Hair styles requiring pulling hair tightly could lead to hair loss in future, according to a review of several studies conducted by a research team at Johns Hopkins School of Medicine in Baltimore. The research team found a strong association between tight hair styles and traction alopecia. The research paper specifically mentioned Black women who tightly pull back their hair.

Traction alopecia has been earlier linked to certain specific hairstyles. When hair are pulled for a longer time, the hair follicles suffer continuous pressure and this leads to permanent damage to hair follicles. Women should adopt hairstyles that do not lead to tension at hair root, the study team suggested.

The team at Johns Hopkins School of Medicine reviewed 19 studies to arrive at their conclusions. Among Black American women, traction alopecia is the most common hair loss reason. The study team noticed that nearly 33 percent Black women suffer from traction alopecia. It leads to gradual hair loss. It is commonly seen with certain hair styles or braiding patterns that pull the hairline forcefully towards the vertex of the scalp. It has also been seen in female ballerinas.

Dr. Crystal Aguh, an assistant professor of dermatology at Hopkins said, "Hair is a cornerstone of self-esteem and identity for many people but ironically, some hair styles meant to improve our self-confidence actually lead to hair and scalp damage."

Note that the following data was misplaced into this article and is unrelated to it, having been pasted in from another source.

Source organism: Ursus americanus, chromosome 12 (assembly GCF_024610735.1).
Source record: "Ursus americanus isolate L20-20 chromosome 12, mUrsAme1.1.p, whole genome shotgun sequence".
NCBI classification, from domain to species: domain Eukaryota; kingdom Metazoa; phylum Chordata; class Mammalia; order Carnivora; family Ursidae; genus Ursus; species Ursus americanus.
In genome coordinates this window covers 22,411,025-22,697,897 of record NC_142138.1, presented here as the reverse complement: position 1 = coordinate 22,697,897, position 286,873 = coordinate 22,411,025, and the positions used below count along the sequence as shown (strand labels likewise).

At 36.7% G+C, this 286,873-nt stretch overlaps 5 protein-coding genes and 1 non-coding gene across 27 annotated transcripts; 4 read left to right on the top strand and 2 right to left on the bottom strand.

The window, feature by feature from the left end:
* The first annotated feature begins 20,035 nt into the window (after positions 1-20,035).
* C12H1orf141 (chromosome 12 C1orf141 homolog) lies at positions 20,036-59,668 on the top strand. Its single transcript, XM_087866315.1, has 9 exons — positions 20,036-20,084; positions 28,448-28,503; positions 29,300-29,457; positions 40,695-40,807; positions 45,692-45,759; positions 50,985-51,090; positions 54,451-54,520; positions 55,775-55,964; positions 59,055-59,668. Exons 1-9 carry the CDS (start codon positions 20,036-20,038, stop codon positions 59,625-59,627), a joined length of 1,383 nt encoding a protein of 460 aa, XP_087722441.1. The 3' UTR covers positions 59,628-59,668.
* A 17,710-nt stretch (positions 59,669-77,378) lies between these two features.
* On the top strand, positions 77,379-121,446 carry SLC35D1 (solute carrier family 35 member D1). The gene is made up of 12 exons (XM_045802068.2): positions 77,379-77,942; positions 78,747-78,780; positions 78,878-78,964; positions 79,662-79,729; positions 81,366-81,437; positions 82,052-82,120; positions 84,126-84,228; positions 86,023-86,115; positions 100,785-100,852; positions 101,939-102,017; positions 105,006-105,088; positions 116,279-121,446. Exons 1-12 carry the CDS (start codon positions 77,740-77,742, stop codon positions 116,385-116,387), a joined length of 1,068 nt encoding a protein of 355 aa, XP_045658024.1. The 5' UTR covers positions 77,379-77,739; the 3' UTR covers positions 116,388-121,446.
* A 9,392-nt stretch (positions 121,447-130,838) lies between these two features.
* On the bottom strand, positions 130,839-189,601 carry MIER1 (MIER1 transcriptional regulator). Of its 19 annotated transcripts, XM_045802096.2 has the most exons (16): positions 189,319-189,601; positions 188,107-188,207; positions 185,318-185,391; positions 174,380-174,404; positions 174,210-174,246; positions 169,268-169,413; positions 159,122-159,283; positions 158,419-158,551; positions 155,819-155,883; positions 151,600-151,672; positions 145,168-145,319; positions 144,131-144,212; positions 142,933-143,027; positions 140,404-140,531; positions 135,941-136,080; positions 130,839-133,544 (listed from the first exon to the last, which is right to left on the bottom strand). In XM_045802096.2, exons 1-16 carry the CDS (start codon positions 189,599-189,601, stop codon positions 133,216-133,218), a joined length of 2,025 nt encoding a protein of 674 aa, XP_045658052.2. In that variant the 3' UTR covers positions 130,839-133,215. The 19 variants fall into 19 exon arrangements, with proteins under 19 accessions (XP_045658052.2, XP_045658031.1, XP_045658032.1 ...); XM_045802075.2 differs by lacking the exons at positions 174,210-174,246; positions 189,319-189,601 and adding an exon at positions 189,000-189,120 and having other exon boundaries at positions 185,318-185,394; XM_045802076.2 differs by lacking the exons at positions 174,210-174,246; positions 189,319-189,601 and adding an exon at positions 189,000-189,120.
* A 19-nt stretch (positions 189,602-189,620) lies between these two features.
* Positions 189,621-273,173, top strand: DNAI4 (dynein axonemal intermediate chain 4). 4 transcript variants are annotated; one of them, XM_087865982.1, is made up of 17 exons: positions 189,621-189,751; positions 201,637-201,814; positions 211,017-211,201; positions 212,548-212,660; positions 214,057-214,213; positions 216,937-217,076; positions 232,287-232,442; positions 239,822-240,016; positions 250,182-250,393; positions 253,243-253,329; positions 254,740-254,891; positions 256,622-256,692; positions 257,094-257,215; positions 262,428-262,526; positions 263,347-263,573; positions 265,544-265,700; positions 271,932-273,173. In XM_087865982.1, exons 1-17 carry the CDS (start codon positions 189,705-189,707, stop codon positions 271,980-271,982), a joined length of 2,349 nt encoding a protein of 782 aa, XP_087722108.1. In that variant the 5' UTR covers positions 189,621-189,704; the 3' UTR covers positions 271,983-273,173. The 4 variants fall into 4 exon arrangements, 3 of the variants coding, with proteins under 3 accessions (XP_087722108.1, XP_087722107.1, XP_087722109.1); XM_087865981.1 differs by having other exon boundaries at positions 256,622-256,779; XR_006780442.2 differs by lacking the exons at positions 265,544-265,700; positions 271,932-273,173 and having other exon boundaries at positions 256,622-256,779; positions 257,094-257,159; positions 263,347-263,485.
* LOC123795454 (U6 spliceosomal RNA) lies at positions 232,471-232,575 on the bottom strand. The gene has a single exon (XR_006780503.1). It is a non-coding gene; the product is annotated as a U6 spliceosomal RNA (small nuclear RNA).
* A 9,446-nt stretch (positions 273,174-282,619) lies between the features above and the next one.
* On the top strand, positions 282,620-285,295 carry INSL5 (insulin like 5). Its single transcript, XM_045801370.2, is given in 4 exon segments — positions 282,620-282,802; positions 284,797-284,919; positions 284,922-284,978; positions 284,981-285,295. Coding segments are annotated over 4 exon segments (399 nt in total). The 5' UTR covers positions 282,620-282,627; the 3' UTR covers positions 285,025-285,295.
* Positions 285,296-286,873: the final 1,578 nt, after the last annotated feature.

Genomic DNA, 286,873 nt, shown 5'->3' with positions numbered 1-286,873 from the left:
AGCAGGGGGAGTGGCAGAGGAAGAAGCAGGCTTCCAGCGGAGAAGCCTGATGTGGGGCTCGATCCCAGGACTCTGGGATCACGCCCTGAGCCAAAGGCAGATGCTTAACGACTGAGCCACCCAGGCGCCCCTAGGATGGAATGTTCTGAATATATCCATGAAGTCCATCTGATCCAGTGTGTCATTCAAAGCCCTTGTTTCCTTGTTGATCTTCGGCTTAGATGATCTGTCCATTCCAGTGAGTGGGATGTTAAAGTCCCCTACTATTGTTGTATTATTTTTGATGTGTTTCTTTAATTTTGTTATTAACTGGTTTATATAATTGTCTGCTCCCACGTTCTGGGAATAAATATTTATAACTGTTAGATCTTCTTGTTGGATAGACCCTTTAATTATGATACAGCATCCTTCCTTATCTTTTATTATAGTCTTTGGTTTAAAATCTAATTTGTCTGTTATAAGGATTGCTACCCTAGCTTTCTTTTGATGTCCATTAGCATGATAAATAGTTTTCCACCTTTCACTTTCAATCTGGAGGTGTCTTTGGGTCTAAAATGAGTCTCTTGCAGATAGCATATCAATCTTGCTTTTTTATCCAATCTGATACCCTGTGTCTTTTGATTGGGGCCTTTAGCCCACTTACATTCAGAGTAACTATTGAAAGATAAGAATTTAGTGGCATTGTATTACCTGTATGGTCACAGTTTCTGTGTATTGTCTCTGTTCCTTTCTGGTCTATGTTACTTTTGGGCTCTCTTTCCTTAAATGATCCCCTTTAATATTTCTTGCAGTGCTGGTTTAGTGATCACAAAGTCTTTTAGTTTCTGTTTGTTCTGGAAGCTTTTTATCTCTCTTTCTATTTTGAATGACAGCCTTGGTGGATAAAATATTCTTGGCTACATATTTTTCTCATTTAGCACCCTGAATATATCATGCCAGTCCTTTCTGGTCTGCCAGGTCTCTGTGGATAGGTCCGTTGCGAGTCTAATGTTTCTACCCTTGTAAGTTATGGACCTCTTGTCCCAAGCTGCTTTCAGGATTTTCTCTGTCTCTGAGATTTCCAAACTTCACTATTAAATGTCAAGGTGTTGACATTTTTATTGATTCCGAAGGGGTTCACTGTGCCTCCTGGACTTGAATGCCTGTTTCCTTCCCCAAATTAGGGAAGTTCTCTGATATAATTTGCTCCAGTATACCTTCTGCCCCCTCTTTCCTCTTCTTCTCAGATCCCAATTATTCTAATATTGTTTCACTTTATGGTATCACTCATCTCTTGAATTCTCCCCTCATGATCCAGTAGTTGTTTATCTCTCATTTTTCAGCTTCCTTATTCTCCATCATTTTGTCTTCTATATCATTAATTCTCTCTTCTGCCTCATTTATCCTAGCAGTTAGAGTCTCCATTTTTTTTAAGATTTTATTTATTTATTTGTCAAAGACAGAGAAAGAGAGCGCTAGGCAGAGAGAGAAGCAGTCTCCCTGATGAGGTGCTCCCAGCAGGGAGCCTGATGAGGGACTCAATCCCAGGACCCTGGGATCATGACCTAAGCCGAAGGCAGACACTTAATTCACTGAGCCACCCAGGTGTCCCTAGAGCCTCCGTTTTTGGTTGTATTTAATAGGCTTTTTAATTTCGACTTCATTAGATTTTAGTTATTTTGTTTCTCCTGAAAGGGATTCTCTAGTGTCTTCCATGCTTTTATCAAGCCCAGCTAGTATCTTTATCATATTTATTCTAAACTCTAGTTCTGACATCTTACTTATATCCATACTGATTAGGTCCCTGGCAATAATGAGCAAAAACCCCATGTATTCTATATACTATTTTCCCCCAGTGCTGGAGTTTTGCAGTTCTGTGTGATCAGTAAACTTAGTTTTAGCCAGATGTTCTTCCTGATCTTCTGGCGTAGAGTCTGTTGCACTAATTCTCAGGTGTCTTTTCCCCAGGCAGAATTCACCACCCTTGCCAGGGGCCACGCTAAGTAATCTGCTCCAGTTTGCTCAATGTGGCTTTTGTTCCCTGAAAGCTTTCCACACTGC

The study team added that there is an urgent need for dermatologists to learn more about these potentially damaging forms of hair styles. Women should be informed regarding the risks associated with certain hairstyles and some specific types of braiding.

Traction alopecia can be reversed by acting in time. Using alternative hairstyles can also reduce the risk. Hair styles linked with higher risk of traction alopecia can be avoided or to be used for a limited period only.

The study results have been published in the Journal of the American Academy of Dermatology on April 27.

The researchers at Johns Hopkins agree that hair extensions should not be worn tightly. The tighter the hair extension, the more likely the wearer will lose hair. They also agree that going natural may be the best alternative.

Traction alopecia is a substantial risk in hair weaves, which can be worn either to conceal hair loss, or purely for cosmetic purposes. The former involves creating a braid around the head below the existing hairline, to which an extended-wear hairpiece, or wig, is attached.

Dr. Aguh added, We have to do better as care providers to offer our patients proper guidance to keep them healthy from head to toe.



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